Research Article| Volume 19, ISSUE 1, P113-123, January 1997

Economic evaluation of pharmacist involvement in disease management in a community pharmacy setting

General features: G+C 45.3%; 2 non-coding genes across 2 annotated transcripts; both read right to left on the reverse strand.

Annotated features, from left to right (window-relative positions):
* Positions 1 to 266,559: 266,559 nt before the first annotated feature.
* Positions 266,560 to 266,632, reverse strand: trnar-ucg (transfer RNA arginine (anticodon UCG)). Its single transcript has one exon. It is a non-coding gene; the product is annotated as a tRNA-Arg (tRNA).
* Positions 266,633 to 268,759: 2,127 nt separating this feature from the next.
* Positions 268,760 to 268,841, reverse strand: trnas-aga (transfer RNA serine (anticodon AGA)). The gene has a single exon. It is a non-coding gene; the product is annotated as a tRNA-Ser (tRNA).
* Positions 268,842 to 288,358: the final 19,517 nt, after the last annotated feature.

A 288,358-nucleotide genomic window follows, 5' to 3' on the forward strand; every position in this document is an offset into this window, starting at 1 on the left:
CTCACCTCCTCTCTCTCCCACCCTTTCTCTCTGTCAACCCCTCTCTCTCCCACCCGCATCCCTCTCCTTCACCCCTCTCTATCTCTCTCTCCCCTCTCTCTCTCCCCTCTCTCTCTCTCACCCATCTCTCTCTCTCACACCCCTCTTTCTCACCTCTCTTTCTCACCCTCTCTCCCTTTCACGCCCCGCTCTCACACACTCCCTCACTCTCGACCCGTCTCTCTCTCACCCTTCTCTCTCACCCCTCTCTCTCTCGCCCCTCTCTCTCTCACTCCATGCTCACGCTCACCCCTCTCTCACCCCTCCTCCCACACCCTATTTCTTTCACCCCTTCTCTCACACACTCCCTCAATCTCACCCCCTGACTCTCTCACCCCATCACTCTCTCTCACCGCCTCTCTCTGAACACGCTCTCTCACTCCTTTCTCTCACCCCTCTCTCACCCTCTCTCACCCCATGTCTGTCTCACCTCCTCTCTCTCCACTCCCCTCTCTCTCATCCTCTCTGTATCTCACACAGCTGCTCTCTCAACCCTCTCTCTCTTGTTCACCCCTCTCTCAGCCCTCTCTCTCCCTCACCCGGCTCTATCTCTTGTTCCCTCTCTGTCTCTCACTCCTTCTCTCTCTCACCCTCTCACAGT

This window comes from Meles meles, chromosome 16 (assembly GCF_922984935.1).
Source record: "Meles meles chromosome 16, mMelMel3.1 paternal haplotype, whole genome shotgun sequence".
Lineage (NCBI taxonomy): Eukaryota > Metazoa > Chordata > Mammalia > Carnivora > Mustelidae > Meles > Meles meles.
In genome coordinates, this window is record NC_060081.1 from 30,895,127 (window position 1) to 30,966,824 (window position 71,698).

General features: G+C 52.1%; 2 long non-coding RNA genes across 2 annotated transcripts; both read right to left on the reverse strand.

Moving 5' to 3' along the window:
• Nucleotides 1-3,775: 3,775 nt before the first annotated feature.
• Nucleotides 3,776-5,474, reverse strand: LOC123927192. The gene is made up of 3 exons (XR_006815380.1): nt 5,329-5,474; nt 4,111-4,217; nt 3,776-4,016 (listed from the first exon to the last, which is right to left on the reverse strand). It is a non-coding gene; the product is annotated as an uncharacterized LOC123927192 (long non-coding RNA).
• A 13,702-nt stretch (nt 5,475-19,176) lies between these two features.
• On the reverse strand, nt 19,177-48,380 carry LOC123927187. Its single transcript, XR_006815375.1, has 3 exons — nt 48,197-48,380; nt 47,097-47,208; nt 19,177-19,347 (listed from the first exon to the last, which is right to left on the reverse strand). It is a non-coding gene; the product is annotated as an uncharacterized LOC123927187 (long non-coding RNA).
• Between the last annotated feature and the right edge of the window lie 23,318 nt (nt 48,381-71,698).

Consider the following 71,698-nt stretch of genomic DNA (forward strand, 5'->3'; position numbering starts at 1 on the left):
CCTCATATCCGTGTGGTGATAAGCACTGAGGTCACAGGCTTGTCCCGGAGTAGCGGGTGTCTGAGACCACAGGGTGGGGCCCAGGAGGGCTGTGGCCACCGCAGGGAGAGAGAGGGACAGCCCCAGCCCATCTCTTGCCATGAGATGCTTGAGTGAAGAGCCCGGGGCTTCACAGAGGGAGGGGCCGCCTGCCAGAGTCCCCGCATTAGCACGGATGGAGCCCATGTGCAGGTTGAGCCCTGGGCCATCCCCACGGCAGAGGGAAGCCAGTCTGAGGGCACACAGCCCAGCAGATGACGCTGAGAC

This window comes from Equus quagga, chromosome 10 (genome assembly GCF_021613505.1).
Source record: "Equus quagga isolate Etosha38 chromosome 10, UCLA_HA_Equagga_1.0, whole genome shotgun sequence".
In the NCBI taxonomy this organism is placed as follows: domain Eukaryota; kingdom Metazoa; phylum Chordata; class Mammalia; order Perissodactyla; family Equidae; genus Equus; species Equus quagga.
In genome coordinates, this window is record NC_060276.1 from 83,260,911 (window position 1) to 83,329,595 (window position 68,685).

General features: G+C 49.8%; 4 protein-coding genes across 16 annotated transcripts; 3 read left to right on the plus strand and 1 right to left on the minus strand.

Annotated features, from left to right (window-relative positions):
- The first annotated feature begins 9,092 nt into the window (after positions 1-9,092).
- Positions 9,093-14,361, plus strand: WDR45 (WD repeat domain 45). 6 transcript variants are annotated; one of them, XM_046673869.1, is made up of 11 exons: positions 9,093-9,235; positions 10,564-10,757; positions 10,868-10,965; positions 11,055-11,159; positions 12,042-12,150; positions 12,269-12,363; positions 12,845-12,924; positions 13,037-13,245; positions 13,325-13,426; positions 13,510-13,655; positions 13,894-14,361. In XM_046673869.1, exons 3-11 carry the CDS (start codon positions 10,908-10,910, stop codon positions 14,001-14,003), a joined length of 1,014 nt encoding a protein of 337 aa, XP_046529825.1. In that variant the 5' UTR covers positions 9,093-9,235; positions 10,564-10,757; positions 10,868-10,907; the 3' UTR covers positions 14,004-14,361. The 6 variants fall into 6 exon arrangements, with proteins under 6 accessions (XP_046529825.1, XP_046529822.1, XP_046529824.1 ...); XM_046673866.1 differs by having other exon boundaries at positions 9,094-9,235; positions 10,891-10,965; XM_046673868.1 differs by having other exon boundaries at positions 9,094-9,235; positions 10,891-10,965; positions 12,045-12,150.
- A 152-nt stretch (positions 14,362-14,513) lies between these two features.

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      This study evaluated the economic impact of patient-focused pharmacist intervention in the community retail setting in patients with hypertension, diabetes, asthma, and/or hypercholesterolemia. Specially trained pharmacists intervened by providing targeted patient education, performing systematic patient monitoring, offering feedback and behavior modification, and communicating regularly with patients' physicians to enable early intervention for drug-related problems. We evaluated prescription drug costs and total medical costs by comparing claims data from 188 patients enrolled in the program at three intervention pharmacies with data from 401 control patients at five nonparticipating pharmacies from the same retail chain. For all disease states, the average cost per prescription was significantly higher in the group receiving intervention than in the control group. Differences in total monthly prescription costs were significant only for patients with asthma, with higher monthly costs in the group receiving intervention. Substantial savings were demonstrated across all cost analyses for total monthly medical costs. Savings ranged from a conservative estimate of $143.95 per patient per month to $293.39 per patient per month when accounting for the possible influence of age, comorbid conditions, and disease severity. Our data indicate that pharmacist intervention in this community pharmacy—based disease management model substantially reduced monthly health care costs in patients with hypertension, hypercholesterolemia, diabetes, and asthma.


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